Blackmailer makes baby formula poison threat

Fonterra was sent the threat along with packets of milk powder laced with pesticide. Picture: AP
Fonterra was sent the threat along with packets of milk powder laced with pesticide. Picture: AP
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AN ANONYMOUS blackmailer has threatened to poison infant formula in New Zealand in an apparent protest against the use of a pesticide in agriculture.

Dairy giant Fonterra was sent the threat along with packets of milk powder laced with pesticide. The letters appeared to be a protest over the use of the pesticide 1080.

New Zealand prime minister John Key said the threat was likely a hoax, and assured parents that formula was safe for babies to drink.

But the announcement prompted fears of a backlash against the country’s crucial dairy industry.

Fonterra, the world’s largest exporter of dairy products and New Zealand’s biggest company, and farming association Federated Farmers both received anonymous letters in November. The letters were accompanied by small packages of milk ­powder that tested positive for a concentrated form of 1080, which is used by the country’s conservation department to control pests such as rats and possums.

The letters threatened to contaminate infant and other formula with 1080 unless New Zealand stopped using it by the end of March. New Zealand uses 80 per cent of the 1080 produced worldwide, and many animal welfare advocates oppose its use, arguing it causes animals to suffer slow, painful deaths.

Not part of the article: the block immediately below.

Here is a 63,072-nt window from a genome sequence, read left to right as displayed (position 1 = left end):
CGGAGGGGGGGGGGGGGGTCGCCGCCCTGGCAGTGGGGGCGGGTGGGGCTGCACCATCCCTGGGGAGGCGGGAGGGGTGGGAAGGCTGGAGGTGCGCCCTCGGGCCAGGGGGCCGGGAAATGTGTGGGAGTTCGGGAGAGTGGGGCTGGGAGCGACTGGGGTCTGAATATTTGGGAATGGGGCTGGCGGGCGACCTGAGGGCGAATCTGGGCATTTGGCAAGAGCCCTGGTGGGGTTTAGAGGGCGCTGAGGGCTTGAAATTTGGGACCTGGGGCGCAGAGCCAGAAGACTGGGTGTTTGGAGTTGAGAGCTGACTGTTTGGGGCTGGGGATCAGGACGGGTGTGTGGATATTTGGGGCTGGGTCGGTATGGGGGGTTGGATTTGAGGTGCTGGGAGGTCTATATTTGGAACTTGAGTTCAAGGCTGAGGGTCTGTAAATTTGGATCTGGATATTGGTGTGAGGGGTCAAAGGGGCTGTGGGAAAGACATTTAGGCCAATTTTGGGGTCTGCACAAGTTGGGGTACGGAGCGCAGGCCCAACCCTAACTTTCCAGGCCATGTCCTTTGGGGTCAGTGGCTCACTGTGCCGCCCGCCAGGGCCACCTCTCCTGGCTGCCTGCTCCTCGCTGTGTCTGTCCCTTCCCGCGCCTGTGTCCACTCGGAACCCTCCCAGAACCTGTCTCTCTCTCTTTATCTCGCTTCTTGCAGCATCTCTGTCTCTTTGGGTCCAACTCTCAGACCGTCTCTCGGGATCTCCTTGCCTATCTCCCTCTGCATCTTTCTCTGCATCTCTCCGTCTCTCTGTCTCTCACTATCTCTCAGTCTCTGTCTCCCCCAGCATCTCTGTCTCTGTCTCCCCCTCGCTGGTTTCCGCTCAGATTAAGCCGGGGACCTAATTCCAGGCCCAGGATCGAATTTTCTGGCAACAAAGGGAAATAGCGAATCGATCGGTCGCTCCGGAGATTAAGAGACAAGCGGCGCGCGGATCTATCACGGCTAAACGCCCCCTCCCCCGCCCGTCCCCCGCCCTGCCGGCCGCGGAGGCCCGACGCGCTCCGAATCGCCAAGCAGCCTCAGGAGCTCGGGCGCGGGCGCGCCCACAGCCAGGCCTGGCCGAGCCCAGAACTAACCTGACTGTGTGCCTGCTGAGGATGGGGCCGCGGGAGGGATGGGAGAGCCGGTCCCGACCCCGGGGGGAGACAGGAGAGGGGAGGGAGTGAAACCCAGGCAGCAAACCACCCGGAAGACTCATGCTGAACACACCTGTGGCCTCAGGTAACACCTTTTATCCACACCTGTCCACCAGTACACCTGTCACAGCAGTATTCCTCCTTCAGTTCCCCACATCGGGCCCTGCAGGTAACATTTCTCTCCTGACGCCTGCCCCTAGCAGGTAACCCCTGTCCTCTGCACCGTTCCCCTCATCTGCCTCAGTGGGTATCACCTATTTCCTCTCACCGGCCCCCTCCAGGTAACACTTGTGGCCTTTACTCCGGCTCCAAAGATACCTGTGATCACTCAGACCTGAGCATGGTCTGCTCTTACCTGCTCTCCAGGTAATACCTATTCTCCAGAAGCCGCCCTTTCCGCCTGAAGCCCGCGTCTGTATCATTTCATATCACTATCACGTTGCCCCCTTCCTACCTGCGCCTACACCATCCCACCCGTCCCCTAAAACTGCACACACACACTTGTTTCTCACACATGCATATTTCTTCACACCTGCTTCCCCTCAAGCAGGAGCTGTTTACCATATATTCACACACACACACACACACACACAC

The blackmailer had threatened to go public by the end of this month, prompting officials to make the announcement.

The nation’s ministry for primary industries said it had tested more than 40,000 product samples and found no evidence that any were contaminated.

“We are advised it is extremely unlikely anyone could deliberately contaminate formula during the manufacturing process and there is no evidence that this has ever occurred,” Mr Key said. “While it is very likely this threat is a hoax, we as the government have to take it seriously and I can assure you that we are.”

Police deputy commissioner of national operations Mike Clement said: “The letter writer may not have really considered the implications of their actions when this communication was drafted.”

Although Fonterra received one of the letters, the blackmailer did not specifically threaten the dairy company’s products.

New Zealand’s dairy industry drives the nation’s economy and any threat to its safety is treated with the utmost urgency. Companies such as Fonterra command a premium in the country’s biggest export market, China, because of their reputation for providing high-quality products. Fonterra chief Theo Spierings called the threat “despicable”.

The company said the entire dairy industry had been targeted, but it could assure its customers that “all of our milk and products are safe and of high quality, and our supply chain continues to be secure and world-class”.

In New Zealand, a blackmail conviction can carry a sentence of up to 14 years in prison.